The life and ministry of Alister McGrath is a fascinating and inspiring one:
We are meant to encourage one another, and reading biographies and autobiographies of great Christians can really help in this regard. Here I want to look at one such volume, although it will not be a proper book review. Instead, it will include some of my own personal interactions with the subject of the book.
I find that a good biography or autobiography of an important Christian figure can have several impacts on me. On the one hand I can get inspired, stirred, and motivated. But on the other hand I can feel a bit deflated, discouraged and downhearted. This is especially the case when I find some similarities between my own journey and that of the one I am reading about.
I so often refer to the title of Muggeridge’s autobiography, Chronicles of Wasted Time, when I have the latter sort of reaction. I think I have wasted so many years, and not put my life to very good use. And when I discover that the person I am reading about is around the same age as I am and has many of the same interests and experiences, I can feel even more despondent as I see the contrasts between our lives.
A book I have just read is a case in point: this man has done so much for Christ and the Kingdom, and I seem to have done so little. But I am also inspired and encouraged to keep pressing on in my remaining years. The new book I refer to is by Alister McGrath: Through a Glass Darkly (Hodder & Stoughton, 2020).
It is a brief (200-page) account of his life, and his dual interests in science and theology. I have long followed McGrath and his work – I have 45 of his books, although he has penned perhaps a dozen other volumes. I should have known this earlier, but I did learn about at least two significant dates that we share in common: he was born 4 days before I was, and he became a Christian in 1971, just like I did.
And he was – also like me – a lefty and a Marxist in his youth, only to shake that off at age 18. And although we pursued many similar interests over the past half century, including theology and apologetics, that is where we begin to part ways. He also had a livelong interest in science, something I never really had (although we both appreciate the philosophy of science).
But his career comprises one academic achievement after another. While I did go on to get a BA in philosophy, and an MA in theology, and an incomplete Phd, he studied and taught at Oxford and Cambridge for his past 50 years, with advanced degrees in both science and theology. While I have done some lecturing at Bible schools and the like over the years, my main Christian calling has been a bit different – including what I do at CultureWatch.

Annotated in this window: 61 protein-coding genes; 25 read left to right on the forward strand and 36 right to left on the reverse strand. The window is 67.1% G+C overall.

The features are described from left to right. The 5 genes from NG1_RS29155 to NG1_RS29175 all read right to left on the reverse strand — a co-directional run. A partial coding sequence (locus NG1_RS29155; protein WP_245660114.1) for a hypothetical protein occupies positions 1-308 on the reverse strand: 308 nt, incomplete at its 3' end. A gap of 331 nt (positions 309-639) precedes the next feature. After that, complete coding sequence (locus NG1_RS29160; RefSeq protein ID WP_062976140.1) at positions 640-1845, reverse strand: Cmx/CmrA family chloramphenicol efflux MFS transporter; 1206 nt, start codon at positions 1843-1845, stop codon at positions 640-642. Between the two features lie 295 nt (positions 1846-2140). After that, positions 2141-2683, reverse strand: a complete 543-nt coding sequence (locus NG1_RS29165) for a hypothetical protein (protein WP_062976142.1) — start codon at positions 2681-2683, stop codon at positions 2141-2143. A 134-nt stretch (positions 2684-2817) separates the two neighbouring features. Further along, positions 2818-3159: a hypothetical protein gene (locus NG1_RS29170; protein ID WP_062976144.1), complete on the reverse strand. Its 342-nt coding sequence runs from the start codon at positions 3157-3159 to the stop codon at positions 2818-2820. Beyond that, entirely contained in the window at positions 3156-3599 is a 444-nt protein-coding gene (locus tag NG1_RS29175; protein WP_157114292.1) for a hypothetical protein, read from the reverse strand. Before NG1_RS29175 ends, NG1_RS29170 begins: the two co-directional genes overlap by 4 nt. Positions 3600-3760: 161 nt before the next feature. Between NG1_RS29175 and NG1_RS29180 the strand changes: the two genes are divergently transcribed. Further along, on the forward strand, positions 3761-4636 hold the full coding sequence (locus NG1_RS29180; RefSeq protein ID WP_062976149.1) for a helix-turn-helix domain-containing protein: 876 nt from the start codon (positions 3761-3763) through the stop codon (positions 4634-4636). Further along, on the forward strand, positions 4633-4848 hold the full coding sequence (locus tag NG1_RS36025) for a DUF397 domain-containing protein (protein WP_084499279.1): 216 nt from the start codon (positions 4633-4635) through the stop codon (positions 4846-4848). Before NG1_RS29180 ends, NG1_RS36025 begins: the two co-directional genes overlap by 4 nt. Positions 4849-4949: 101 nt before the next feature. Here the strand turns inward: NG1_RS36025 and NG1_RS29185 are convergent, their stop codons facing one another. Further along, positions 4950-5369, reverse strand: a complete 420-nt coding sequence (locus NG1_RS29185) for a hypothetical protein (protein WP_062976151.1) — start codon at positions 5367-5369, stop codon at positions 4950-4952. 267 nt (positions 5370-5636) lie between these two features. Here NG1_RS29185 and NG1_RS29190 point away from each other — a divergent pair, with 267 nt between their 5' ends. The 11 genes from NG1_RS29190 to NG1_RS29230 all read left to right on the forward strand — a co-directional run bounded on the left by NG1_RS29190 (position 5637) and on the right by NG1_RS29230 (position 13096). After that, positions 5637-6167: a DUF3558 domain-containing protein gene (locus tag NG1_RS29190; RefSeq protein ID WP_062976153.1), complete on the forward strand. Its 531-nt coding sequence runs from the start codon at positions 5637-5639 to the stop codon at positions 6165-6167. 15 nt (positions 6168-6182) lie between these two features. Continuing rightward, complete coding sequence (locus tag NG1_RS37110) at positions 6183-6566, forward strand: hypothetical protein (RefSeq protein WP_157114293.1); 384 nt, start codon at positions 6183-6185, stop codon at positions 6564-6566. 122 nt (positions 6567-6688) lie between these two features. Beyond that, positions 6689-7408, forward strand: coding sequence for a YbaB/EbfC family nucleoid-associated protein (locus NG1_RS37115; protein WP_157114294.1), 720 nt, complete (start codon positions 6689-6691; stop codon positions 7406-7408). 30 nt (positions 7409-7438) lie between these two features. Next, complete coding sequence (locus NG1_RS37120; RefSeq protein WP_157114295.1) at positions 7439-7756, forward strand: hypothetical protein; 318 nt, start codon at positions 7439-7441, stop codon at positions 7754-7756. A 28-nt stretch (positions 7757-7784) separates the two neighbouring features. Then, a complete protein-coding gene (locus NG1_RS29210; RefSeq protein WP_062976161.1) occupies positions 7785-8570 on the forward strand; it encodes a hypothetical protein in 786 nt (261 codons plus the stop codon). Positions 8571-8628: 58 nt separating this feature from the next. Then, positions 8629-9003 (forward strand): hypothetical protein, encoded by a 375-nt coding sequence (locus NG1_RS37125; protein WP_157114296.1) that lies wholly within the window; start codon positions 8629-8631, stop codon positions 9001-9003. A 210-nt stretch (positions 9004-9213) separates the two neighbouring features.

One last point of similarity is how we were both so very greatly influenced by C. S. Lewis early on. McGrath even went on to write an important biography of Lewis back in 2013. And there have been some times where we actually intersected, albeit briefly. I have reviewed several of his books, including his 2005 volume, Dawkins’ God: Genes, Memes, and the Meaning of Life.
Two things happened around that time, although I forget in which order. One, an angry atheist sent in a comment, telling me that McGrath did not really know about Dawkins, and I did not really know much about McGrath’s book. I also got a note from McGrath, thanking me for my review and saying he appreciated how I properly captured the essence of his book. My review is here: https://billmuehlenberg.com/2005/02/02/a-review-of-dawkins%e2%80%99-god-genes-memes-and-the-meaning-of-life-by-alister-mcgrath/
And shortly thereafter he was speaking here in Melbourne so I went to hear him. I introduced myself briefly and told him of my appreciation for his work. But enough about me, and more about him and his book. It is not a proper autobiography, but more a set of reflections on his spiritual and intellectual journey, and how he managed to bring together his two loves of science and theology.
Let me discuss a few snippets from it. Born in Belfast, he was an avid reader from early on. He became fascinated with science – especially chemistry. But while science informed him of how things functioned, the bigger ‘why’ questions eluded him. Marxism seemed to provide a larger ‘grand narrative’ to make sense of life.